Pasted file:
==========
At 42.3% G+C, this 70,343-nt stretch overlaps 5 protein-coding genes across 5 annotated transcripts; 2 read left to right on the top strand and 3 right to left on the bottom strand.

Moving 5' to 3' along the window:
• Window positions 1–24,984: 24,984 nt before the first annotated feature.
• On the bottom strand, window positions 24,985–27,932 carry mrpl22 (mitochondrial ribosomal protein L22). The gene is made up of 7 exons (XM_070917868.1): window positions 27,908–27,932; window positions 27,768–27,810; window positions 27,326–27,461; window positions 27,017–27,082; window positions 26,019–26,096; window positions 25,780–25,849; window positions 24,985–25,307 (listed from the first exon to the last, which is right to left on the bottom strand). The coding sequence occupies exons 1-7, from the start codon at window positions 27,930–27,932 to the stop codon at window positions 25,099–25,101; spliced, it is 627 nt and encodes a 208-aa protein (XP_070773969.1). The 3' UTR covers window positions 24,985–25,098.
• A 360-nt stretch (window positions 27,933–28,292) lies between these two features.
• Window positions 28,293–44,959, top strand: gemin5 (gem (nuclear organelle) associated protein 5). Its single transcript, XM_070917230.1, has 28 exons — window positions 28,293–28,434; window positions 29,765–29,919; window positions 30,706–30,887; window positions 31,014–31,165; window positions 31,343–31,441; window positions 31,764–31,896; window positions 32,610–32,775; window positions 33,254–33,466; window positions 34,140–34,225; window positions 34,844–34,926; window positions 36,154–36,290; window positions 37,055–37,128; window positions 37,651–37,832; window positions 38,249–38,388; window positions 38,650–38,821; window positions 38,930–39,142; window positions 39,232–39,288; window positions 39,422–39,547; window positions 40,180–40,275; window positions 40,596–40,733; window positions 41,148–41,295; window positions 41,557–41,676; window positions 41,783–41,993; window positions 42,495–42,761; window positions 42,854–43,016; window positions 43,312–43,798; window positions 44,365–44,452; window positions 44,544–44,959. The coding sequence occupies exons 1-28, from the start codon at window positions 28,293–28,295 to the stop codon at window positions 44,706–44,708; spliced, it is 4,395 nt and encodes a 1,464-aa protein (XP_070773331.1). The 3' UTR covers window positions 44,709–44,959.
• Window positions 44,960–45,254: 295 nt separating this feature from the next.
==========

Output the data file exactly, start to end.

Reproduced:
At 42.3% G+C, this 70,343-nt stretch overlaps 5 protein-coding genes across 5 annotated transcripts; 2 read left to right on the top strand and 3 right to left on the bottom strand.

Moving 5' to 3' along the window:
• Window positions 1–24,984: 24,984 nt before the first annotated feature.
• On the bottom strand, window positions 24,985–27,932 carry mrpl22 (mitochondrial ribosomal protein L22). The gene is made up of 7 exons (XM_070917868.1): window positions 27,908–27,932; window positions 27,768–27,810; window positions 27,326–27,461; window positions 27,017–27,082; window positions 26,019–26,096; window positions 25,780–25,849; window positions 24,985–25,307 (listed from the first exon to the last, which is right to left on the bottom strand). The coding sequence occupies exons 1-7, from the start codon at window positions 27,930–27,932 to the stop codon at window positions 25,099–25,101; spliced, it is 627 nt and encodes a 208-aa protein (XP_070773969.1). The 3' UTR covers window positions 24,985–25,098.
• A 360-nt stretch (window positions 27,933–28,292) lies between these two features.
• Window positions 28,293–44,959, top strand: gemin5 (gem (nuclear organelle) associated protein 5). Its single transcript, XM_070917230.1, has 28 exons — window positions 28,293–28,434; window positions 29,765–29,919; window positions 30,706–30,887; window positions 31,014–31,165; window positions 31,343–31,441; window positions 31,764–31,896; window positions 32,610–32,775; window positions 33,254–33,466; window positions 34,140–34,225; window positions 34,844–34,926; window positions 36,154–36,290; window positions 37,055–37,128; window positions 37,651–37,832; window positions 38,249–38,388; window positions 38,650–38,821; window positions 38,930–39,142; window positions 39,232–39,288; window positions 39,422–39,547; window positions 40,180–40,275; window positions 40,596–40,733; window positions 41,148–41,295; window positions 41,557–41,676; window positions 41,783–41,993; window positions 42,495–42,761; window positions 42,854–43,016; window positions 43,312–43,798; window positions 44,365–44,452; window positions 44,544–44,959. The coding sequence occupies exons 1-28, from the start codon at window positions 28,293–28,295 to the stop codon at window positions 44,706–44,708; spliced, it is 4,395 nt and encodes a 1,464-aa protein (XP_070773331.1). The 3' UTR covers window positions 44,709–44,959.
• Window positions 44,960–45,254: 295 nt separating this feature from the next.